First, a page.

Attachment parenting always made sense to me, mostly because, what’s the alternative? Not attaching to my kids? There is no way I can NOT be attached, plus it is a nice name. It evokes cuddles and crafts, and conveys the sense of self-sacrifice inherent to parenting.
I quickly learned that attachment parenting, however, is not for me; neither is free-range, helicopter, or any style. My 3-year-old daughter, and 8-month old son taught me to embrace the yogi ideal of non-attachment in parenting. Let me explain…
First things first, non-attachment does not mean non-love. In fact, true non-attachment is the opposite of a lack of love. Non-attachment provides the ability to love the heck out of others as they are, in the moment. It’s choosing love with every breath. It’s honoring the way children change from second to second, and saying “I see you now, and I love you as you are. Right now.” That being said, non-attachment parenting from the yogi perspective has nothing to do with specific parenting styles, and everything to do with releasing attachments that hinder us, our children, and our relationships.
On the surface, this may sound like a “no duh,” but how often have you heard an exasperated parent say things like “What happened to my child?,” “I don’t know why she suddenly stopped liking (fill in the blank),” or “It’s like she woke up a threenager.”
Reality check, changes do not happen overnight.
Parents often fail to notice the small day to day shifts as they happen, clinging to a version of their kids that no longer exists. Attaching to past or future versions of a child leaves no room for growth, and often causes disappointment. That being said, non-attachment parenting has little to do with a parenting style, and everything to do with releasing attachments that hinder us, our children, and our relationship.
Are you pushing your kid in a direction because it is the path they show to you, or are you pushing them towards what you want them to be, or worse, what YOU want to be?
Parenting style is often an attachment for mothers. We want to belong to this group, or be seen in a certain way. Unfortunately, the kid is sometimes the last one considered. I teach yoga, and while I hope my kids embrace a yogic lifestyle, when my 3-year-old wants meat, I let her have it. Forcing vegetarianism on my child may benefit my image, but does not actually help my child.
We all have mothering attachments. A big one of mine was babywearing. I was going to be the best babywearing mama ever! At first my daughter loved it, but then she began to refuse. While I was devastated, continuing would have denied her burgeoning independent spirit. I wanted to be a babywearer, but my baby didn’t. Luckily my son loves to be worn, and while I do love wearing, I am no longer attached to it. When we are non-attached to an outcome, we become more grateful. Watching my little man choose to be worn over and over fills me with gratitude. I say “I get to wear today!”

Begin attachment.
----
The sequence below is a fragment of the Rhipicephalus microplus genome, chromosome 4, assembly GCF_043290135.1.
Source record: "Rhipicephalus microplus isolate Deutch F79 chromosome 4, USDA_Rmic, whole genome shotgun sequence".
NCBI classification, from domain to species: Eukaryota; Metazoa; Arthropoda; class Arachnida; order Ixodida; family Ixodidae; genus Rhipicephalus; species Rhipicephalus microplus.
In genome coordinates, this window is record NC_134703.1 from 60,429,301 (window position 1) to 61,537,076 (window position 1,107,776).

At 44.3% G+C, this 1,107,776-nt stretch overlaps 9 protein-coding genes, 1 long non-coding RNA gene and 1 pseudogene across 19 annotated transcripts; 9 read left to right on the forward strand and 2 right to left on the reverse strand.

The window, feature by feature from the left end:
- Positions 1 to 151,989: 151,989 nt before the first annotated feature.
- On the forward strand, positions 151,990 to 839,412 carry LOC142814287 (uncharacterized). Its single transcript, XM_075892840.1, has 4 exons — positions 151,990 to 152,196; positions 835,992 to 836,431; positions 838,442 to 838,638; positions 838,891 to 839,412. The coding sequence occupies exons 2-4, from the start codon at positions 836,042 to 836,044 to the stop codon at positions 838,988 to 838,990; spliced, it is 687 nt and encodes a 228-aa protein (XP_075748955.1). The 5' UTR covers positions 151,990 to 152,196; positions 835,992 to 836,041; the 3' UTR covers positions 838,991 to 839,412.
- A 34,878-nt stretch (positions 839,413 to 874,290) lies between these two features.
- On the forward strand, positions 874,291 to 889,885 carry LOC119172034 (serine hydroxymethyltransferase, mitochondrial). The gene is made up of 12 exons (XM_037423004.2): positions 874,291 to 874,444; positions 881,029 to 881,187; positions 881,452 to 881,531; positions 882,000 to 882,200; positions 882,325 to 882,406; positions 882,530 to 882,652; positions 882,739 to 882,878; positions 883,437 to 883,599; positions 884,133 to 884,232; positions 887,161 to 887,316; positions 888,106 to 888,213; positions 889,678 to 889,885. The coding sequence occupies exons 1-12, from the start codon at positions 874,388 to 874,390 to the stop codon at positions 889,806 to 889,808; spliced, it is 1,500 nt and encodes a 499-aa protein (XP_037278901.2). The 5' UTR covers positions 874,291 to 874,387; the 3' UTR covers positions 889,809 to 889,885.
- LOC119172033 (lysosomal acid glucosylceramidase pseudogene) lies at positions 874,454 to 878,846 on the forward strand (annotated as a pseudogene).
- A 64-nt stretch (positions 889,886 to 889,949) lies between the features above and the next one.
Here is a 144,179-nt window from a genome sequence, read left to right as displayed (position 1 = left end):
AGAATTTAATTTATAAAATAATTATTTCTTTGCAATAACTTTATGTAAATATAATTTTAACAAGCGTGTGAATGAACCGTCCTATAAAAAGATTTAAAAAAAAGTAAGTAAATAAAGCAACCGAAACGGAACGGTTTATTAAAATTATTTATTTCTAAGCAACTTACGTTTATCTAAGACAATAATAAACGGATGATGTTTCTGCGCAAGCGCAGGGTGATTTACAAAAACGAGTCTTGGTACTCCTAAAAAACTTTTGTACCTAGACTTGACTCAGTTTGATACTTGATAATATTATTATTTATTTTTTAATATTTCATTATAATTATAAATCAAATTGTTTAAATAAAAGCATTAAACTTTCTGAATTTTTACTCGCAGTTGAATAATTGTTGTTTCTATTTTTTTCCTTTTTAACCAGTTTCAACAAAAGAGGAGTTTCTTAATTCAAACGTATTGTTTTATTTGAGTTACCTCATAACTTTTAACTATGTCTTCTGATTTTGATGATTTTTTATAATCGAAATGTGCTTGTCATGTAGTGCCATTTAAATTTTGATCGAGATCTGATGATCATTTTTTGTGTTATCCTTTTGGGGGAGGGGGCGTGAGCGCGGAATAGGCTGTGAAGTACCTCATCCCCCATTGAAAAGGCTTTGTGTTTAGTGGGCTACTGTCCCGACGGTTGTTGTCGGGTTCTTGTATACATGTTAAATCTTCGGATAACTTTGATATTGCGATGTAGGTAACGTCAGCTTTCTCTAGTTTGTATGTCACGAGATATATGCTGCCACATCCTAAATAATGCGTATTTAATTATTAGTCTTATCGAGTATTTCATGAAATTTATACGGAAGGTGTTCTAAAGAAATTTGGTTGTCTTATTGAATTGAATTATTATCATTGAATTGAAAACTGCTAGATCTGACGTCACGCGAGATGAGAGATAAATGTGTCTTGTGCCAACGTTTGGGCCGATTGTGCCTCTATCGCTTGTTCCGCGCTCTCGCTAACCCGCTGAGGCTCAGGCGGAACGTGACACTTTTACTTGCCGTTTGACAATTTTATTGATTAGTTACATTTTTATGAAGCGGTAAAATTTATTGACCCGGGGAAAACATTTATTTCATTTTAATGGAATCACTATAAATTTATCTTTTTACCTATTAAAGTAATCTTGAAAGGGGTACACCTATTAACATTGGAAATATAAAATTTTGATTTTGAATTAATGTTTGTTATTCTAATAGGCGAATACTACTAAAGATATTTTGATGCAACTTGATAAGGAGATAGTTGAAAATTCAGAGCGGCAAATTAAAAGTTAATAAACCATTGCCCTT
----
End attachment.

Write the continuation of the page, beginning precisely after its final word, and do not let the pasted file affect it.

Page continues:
Releasing attachments doesn’t mean you don’t do them, it means you don’t do them out of habit or expectation. Habits are rooted in the past, and expectation in the future. Dwelling in them prevents us from being here, now. Attachments, however small, need to be released whether it’s organic eating, babywearing, sleep training, vaccination choices, being Pinterest perfect … let it go, all of it. Detach a style, viewpoint, diet from your identity as “Mom.” Hold lightly, making choices based in the now. This doesn’t mean your choices will change, but your life, level of gratitude, and relationship with your child will grow in magical ways.
Practice and non-attachment are core principles in yoga philosophy. Practice leads to mastery of the mind, which allows us to release attachments. Non-attachment parenting means never giving up, and always letting go; this takes practice. Sometimes we’ll get it, and sometimes we won’t. When we fail we will move on, as we will when we succeed, always releasing the past so that we may be in the present. The present moment is our only guarantee.
Non-attachment parenting is watching my son cry because he can’t eat dog hair and saying “I love you now.” It is seeing my daughter devouring bacon and saying “I love you now.” Love now, without expectation, and without motive.
Make the choice to love now, and now, and now.
Practice and non-attachment are core principles in yoga philosophy. Practice leads to mastery of the mind, which allows us to release attachments. Non-attachment, or Aparigraha, is the 5th Yama in the Yoga Sutras, and is often considered the most difficult to follow. Non-attachment in parenting means never giving up, and always letting go; this takes practice. Sometimes we’ll get it, and sometimes we won’t.
What type of parenting do you practice? What are the benefits and drawbacks to your methods?
Teaching permeates Channing Anderson’s life. Teaching English locally for 6 years, she became a registered yoga teacher in 2013, and specializes in prenatal yoga. In 2014, she took the leap, making mommyhood and yoga her full-time focus. Channing is the studio manager and a teacher at Pink Lotus Yoga Center, and works with clients privately through her company NamaMamaste. in 2007, she met Tim. Married two years later, the couple welcomed their first child, Hadley, in 2012, and their newest, Atticus, in 2015. Tim teaches part-time at Chapin High School, and Channing helps manage his test prep business Attest. In her spare time, Channing practices yoga, paints, and reads everything.